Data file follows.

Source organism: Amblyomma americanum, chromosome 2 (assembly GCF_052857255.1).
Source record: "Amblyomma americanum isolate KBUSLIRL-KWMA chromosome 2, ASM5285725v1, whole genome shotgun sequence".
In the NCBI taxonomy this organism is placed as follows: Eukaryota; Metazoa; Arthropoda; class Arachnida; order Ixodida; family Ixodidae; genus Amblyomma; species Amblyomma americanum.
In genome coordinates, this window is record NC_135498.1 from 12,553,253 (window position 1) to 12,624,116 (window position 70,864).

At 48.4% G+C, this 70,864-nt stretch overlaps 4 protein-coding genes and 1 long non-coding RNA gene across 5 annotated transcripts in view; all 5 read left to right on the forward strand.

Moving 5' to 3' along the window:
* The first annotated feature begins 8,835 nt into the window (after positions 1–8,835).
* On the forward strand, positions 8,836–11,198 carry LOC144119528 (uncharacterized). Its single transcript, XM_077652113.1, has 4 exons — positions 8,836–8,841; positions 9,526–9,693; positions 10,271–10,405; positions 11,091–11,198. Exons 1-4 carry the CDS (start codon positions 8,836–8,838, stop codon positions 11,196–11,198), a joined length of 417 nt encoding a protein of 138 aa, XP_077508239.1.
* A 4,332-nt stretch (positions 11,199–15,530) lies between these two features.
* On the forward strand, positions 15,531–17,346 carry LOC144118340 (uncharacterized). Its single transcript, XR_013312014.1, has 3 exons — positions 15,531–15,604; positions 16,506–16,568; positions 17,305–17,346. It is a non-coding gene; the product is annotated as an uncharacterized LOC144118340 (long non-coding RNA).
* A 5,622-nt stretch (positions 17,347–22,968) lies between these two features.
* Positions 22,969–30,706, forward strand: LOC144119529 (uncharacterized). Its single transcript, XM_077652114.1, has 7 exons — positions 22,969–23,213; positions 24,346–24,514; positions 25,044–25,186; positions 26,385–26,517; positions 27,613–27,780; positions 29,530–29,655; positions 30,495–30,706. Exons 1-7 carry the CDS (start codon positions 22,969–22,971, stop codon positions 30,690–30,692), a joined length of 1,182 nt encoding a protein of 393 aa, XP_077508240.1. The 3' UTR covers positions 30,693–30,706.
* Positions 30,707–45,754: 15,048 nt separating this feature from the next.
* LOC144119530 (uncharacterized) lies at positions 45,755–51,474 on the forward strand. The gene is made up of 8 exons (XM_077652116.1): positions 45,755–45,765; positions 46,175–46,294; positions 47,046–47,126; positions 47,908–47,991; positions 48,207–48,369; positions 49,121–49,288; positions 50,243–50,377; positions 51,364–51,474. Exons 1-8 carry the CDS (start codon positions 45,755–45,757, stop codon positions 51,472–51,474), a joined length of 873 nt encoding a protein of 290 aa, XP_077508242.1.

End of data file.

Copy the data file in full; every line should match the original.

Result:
Source organism: Amblyomma americanum, chromosome 2 (assembly GCF_052857255.1).
Source record: "Amblyomma americanum isolate KBUSLIRL-KWMA chromosome 2, ASM5285725v1, whole genome shotgun sequence".
In the NCBI taxonomy this organism is placed as follows: Eukaryota; Metazoa; Arthropoda; class Arachnida; order Ixodida; family Ixodidae; genus Amblyomma; species Amblyomma americanum.
In genome coordinates, this window is record NC_135498.1 from 12,553,253 (window position 1) to 12,624,116 (window position 70,864).

At 48.4% G+C, this 70,864-nt stretch overlaps 4 protein-coding genes and 1 long non-coding RNA gene across 5 annotated transcripts in view; all 5 read left to right on the forward strand.

Moving 5' to 3' along the window:
* The first annotated feature begins 8,835 nt into the window (after positions 1–8,835).
* On the forward strand, positions 8,836–11,198 carry LOC144119528 (uncharacterized). Its single transcript, XM_077652113.1, has 4 exons — positions 8,836–8,841; positions 9,526–9,693; positions 10,271–10,405; positions 11,091–11,198. Exons 1-4 carry the CDS (start codon positions 8,836–8,838, stop codon positions 11,196–11,198), a joined length of 417 nt encoding a protein of 138 aa, XP_077508239.1.
* A 4,332-nt stretch (positions 11,199–15,530) lies between these two features.
* On the forward strand, positions 15,531–17,346 carry LOC144118340 (uncharacterized). Its single transcript, XR_013312014.1, has 3 exons — positions 15,531–15,604; positions 16,506–16,568; positions 17,305–17,346. It is a non-coding gene; the product is annotated as an uncharacterized LOC144118340 (long non-coding RNA).
* A 5,622-nt stretch (positions 17,347–22,968) lies between these two features.
* Positions 22,969–30,706, forward strand: LOC144119529 (uncharacterized). Its single transcript, XM_077652114.1, has 7 exons — positions 22,969–23,213; positions 24,346–24,514; positions 25,044–25,186; positions 26,385–26,517; positions 27,613–27,780; positions 29,530–29,655; positions 30,495–30,706. Exons 1-7 carry the CDS (start codon positions 22,969–22,971, stop codon positions 30,690–30,692), a joined length of 1,182 nt encoding a protein of 393 aa, XP_077508240.1. The 3' UTR covers positions 30,693–30,706.
* Positions 30,707–45,754: 15,048 nt separating this feature from the next.
* LOC144119530 (uncharacterized) lies at positions 45,755–51,474 on the forward strand. The gene is made up of 8 exons (XM_077652116.1): positions 45,755–45,765; positions 46,175–46,294; positions 47,046–47,126; positions 47,908–47,991; positions 48,207–48,369; positions 49,121–49,288; positions 50,243–50,377; positions 51,364–51,474. Exons 1-8 carry the CDS (start codon positions 45,755–45,757, stop codon positions 51,472–51,474), a joined length of 873 nt encoding a protein of 290 aa, XP_077508242.1.